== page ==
You’re young, healthy, in your late teens or early 20s — just starting your life. Why do you need to think about estate planning?

Because you never know what tomorrow will bring.

Estate planning isn’t just planning for your death. In many ways, it’s planning for your life. Once you turn 18, there are things your parents can’t do for you, such as talk to your doctor about a diagnosis or withdraw money — even if you asked them to — from your bank account without your written permission. If you should have an accident on a Texas road, don’t you want to make it easier for your parents to talk to doctors in the hospital about your care?

Young adults should have the basic estate planning tools, then build on them as their wealth and assets grow.

The first documents that a young person should have are a durable power of attorney and a health care proxy. The durable power of attorney will allow parents to help their grown children who might be away at college and need assistance with their financial affairs. The health care proxy gives parents the right to make medical decisions should their children have a medical emergency and be unable to do that for themselves.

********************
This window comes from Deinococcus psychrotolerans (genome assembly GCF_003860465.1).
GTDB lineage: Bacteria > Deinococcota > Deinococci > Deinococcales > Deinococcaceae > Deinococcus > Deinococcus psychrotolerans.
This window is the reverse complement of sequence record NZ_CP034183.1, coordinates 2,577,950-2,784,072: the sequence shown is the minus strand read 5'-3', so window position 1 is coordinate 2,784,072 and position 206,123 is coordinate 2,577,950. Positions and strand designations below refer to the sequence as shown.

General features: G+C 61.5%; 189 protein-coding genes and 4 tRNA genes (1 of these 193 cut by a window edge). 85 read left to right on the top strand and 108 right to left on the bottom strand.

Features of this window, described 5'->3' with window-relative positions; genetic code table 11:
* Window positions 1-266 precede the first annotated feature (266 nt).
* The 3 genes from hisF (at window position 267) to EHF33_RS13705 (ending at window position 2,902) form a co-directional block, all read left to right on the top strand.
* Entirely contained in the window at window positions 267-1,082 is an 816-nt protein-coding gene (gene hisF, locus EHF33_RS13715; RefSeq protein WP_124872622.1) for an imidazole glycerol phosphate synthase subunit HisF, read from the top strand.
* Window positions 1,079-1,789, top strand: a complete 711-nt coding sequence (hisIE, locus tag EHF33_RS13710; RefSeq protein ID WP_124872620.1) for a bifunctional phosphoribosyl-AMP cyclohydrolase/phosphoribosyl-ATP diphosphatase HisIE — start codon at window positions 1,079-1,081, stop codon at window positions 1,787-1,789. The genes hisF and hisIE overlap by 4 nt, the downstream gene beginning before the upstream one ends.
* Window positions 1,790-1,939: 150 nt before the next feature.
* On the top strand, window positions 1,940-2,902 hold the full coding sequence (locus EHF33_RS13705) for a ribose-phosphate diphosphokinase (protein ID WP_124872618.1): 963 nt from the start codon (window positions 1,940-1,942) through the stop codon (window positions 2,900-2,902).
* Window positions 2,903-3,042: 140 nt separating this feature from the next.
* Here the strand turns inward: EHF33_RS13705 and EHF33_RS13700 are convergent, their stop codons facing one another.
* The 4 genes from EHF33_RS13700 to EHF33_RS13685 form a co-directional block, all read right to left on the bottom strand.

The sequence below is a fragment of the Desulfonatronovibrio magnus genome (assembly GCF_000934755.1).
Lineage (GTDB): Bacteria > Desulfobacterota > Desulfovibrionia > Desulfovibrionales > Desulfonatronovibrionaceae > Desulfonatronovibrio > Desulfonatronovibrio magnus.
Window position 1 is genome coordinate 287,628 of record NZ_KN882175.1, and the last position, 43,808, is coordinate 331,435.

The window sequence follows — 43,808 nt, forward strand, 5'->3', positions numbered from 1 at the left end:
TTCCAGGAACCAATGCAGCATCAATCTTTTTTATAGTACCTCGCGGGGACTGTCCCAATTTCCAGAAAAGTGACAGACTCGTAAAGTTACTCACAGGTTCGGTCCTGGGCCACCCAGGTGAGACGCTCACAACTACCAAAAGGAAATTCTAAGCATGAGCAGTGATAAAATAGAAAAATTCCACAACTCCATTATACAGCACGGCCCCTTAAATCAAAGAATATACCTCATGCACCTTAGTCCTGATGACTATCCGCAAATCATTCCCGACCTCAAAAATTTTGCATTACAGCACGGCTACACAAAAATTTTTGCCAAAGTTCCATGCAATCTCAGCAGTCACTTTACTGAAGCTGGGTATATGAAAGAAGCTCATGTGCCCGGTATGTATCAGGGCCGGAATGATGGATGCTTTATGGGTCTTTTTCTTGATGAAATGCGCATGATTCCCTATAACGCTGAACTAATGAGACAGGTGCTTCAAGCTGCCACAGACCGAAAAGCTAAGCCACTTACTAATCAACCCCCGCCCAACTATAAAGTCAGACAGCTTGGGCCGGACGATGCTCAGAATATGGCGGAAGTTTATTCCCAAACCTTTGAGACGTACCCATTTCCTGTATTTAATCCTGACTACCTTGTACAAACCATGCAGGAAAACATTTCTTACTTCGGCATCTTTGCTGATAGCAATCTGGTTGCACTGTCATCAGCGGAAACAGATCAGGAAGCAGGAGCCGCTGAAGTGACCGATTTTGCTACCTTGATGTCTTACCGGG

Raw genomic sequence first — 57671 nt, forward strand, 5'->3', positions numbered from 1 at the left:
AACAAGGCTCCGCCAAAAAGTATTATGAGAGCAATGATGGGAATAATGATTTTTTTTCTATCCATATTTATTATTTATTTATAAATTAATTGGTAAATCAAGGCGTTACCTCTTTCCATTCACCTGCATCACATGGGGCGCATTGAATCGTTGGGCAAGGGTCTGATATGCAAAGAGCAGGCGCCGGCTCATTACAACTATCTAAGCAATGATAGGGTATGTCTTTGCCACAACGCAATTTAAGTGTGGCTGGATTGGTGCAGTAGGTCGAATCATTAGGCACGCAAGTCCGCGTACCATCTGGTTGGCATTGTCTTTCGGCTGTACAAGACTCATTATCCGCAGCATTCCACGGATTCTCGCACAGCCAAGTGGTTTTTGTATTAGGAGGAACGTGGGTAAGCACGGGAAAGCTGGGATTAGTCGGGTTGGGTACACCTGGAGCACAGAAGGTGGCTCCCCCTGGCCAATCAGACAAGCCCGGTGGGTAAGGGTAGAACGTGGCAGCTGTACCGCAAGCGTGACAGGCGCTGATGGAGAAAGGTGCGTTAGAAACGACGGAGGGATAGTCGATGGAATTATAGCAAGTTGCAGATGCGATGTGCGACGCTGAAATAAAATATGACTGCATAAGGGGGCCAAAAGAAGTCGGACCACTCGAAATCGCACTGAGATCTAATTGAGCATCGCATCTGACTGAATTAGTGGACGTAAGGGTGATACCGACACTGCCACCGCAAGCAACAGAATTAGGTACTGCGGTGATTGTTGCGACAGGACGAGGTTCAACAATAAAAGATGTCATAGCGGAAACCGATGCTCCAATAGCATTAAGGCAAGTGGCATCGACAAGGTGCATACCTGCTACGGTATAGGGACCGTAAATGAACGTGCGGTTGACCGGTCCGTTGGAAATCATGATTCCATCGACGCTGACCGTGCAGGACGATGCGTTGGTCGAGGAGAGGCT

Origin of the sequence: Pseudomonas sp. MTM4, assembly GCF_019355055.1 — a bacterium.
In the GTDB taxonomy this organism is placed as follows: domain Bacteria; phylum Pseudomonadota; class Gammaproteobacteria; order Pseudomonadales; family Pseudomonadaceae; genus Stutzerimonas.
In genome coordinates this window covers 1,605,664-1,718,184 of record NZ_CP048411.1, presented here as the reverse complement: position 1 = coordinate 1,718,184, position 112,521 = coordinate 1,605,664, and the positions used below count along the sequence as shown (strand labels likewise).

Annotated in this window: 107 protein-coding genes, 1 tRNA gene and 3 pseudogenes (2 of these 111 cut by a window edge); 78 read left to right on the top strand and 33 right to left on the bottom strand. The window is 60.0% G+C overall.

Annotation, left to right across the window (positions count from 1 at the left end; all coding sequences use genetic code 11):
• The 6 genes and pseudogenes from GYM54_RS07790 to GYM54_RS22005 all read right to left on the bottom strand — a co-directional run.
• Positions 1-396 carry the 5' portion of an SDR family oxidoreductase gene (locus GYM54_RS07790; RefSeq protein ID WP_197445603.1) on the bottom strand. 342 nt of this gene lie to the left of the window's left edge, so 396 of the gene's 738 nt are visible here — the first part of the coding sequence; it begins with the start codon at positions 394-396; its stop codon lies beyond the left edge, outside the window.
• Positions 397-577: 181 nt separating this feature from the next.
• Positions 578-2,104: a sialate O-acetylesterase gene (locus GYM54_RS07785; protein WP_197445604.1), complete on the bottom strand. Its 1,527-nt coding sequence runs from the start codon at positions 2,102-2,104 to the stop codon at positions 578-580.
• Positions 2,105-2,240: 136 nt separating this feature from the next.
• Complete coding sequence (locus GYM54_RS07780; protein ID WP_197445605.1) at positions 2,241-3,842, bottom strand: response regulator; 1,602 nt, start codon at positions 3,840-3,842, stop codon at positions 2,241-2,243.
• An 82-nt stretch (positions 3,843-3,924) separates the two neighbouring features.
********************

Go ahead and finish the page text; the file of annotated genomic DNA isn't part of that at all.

Young adults also should have a simple will. By doing so, the money you have put away likely won’t be subject to probate. Plus, they can leave something to a specific person – such as a significant other to whom they aren’t married – who otherwise wouldn’t have legal rights to any of their property.

And, as young people get their first jobs, it’s crucial they fill out the beneficiary section of company-paid life insurance forms or designate beneficiaries on retirement plans. That will determine who receives the benefits should the young person pass away.

Estate planning after your 18th birthday might seem unnecessary, but it will give you tremendous peace of mind as well as lay out a master plan should the unthinkable happen.